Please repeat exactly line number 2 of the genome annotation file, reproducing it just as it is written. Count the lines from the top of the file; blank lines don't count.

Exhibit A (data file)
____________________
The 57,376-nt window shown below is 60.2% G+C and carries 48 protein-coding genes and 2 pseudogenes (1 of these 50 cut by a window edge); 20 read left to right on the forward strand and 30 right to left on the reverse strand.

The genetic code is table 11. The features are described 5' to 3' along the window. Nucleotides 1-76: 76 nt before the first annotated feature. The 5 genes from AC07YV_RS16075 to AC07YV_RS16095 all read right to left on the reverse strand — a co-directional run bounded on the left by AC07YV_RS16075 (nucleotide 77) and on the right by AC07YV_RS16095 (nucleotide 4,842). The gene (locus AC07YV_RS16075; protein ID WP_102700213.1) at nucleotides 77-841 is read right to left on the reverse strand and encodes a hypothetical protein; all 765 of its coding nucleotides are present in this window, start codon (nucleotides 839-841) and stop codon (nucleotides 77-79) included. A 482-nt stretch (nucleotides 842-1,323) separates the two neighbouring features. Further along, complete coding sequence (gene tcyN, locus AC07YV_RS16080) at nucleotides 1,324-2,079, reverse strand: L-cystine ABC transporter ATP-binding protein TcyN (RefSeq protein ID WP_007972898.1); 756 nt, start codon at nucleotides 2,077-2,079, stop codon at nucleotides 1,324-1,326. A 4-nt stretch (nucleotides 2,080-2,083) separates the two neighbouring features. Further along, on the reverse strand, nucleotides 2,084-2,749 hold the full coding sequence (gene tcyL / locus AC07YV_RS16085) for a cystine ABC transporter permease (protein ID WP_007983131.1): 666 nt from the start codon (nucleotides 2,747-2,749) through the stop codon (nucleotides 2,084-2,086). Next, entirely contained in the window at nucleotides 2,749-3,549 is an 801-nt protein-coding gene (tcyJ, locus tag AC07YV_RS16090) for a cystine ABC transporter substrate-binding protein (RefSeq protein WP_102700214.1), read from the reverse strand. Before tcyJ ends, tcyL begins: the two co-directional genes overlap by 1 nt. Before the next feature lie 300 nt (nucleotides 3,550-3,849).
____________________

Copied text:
The genetic code is table 11. The features are described 5' to 3' along the window. Nucleotides 1-76: 76 nt before the first annotated feature. The 5 genes from AC07YV_RS16075 to AC07YV_RS16095 all read right to left on the reverse strand — a co-directional run bounded on the left by AC07YV_RS16075 (nucleotide 77) and on the right by AC07YV_RS16095 (nucleotide 4,842). The gene (locus AC07YV_RS16075; protein ID WP_102700213.1) at nucleotides 77-841 is read right to left on the reverse strand and encodes a hypothetical protein; all 765 of its coding nucleotides are present in this window, start codon (nucleotides 839-841) and stop codon (nucleotides 77-79) included. A 482-nt stretch (nucleotides 842-1,323) separates the two neighbouring features. Further along, complete coding sequence (gene tcyN, locus AC07YV_RS16080) at nucleotides 1,324-2,079, reverse strand: L-cystine ABC transporter ATP-binding protein TcyN (RefSeq protein ID WP_007972898.1); 756 nt, start codon at nucleotides 2,077-2,079, stop codon at nucleotides 1,324-1,326. A 4-nt stretch (nucleotides 2,080-2,083) separates the two neighbouring features. Further along, on the reverse strand, nucleotides 2,084-2,749 hold the full coding sequence (gene tcyL / locus AC07YV_RS16085) for a cystine ABC transporter permease (protein ID WP_007983131.1): 666 nt from the start codon (nucleotides 2,747-2,749) through the stop codon (nucleotides 2,084-2,086). Next, entirely contained in the window at nucleotides 2,749-3,549 is an 801-nt protein-coding gene (tcyJ, locus tag AC07YV_RS16090) for a cystine ABC transporter substrate-binding protein (RefSeq protein WP_102700214.1), read from the reverse strand. Before tcyJ ends, tcyL begins: the two co-directional genes overlap by 1 nt. Before the next feature lie 300 nt (nucleotides 3,550-3,849).